Chiang Mai tourism may have to wait

Chiang Mai tourism may have to wait

Lack of vaccination causes delay in plan

The girl poses for photos at the passenger terminal of Chiang Mai airport last November. (Photo: Dusida Worrachaddejchai)
The girl poses for photos at the passenger terminal of Chiang Mai airport last November. (Photo: Dusida Worrachaddejchai)

Chiang Mai may have to postpone the start of its tourism reopening programme from next month to October due to vaccination concerns.

Thanet Phetsuwan, deputy governor for marketing communication under the Tourism Authority of Thailand (TAT), said the province's "Charming Chiang Mai" tourism reopening programme may need to be postponed from Sept 1 to Oct 1 because Covid-19 vaccination has not yet covered 70% of its population.

The reopening plan is 80% ready to welcome foreign visitors.

On Tuesday, TAT officials will meet provincial governor Charoenrit Sanguansat to ask him to complete the rest of the plan at a later date to be proposed by the Centre for Covid-19 Situation Administration, Mr Thanet said.

He added Chiang Mai's tourism reopening programme will not be the same as Phuket's and Koh Samui's plans, which have allowed visitors to freely arrange their routes.

Chiang Mai has planned to reopen tourism through the use of tour companies with nine types of travel packages for four days and three nights to ensure routes are under control, he said.

The tour companies, who will be responsible for visitors' visit, would only allow tourists to visit Mueang, Mae Taeng, Mae Rim and Doi Tao districts, he said.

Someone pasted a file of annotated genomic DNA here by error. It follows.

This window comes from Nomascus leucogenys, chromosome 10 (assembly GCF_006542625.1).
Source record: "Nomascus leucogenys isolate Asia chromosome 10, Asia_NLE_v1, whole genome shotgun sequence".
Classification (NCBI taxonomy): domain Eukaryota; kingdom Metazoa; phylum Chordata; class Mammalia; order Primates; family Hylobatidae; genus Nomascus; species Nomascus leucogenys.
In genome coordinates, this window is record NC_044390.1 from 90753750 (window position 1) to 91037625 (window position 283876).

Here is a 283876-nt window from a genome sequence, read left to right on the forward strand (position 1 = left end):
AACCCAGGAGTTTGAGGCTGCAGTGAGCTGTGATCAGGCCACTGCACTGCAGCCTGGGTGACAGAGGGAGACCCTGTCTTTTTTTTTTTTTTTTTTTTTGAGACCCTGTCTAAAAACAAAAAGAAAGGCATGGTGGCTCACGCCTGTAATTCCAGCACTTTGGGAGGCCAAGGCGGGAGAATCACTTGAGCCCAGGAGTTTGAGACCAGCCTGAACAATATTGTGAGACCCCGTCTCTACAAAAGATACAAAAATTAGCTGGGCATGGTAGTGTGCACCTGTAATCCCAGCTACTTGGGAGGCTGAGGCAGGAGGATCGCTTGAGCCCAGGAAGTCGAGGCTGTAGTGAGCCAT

Chiang Mai is located on the mainland, unlike Phuket and Koh Samui, which also have smaller land masses to help control visitors, he said.

The province targets tourists from the China's Qingdao, Chongqing, Chengdu, Shanghai, Xishuangbanna and Hainan; Japan's Hokkaido and Kyoto; and South Korea's Seongnam and Kangwonk, he said.

Turkish, American, Canadian and Indonesian visitors also intend to come, he said.

Mr Thanet said China's government has not yet reopened its country to allow Chinese citizens to travel abroad, so the TAT may need to liaise with the Chinese embassy in Bangkok.

He said Chiang Mai anticipates to recover a vast amount of Japanese and Korean golfers who used to come and play in the province.

Moreover, the province can be popular again among Chinese visitors who flooded the province before the Covid-19 pandemic, he said.

He hoped China will lift its travel ban early next year.

Meanwhile, the province projects that a single international flight would bring 90 visitors and generate 3.3 million baht of income per day, Mr Thanet said, noting four flights would bring 13 million baht.

The province can recover 51 million baht in one month from 1,440 tourists, he said. If there are two flights a day, 2,880 will visit per month, bringing 105 million baht of income, he said.

In 2019, 10.82 million people reportedly visited Chiang Mai, 31.18% of whom were foreigners.

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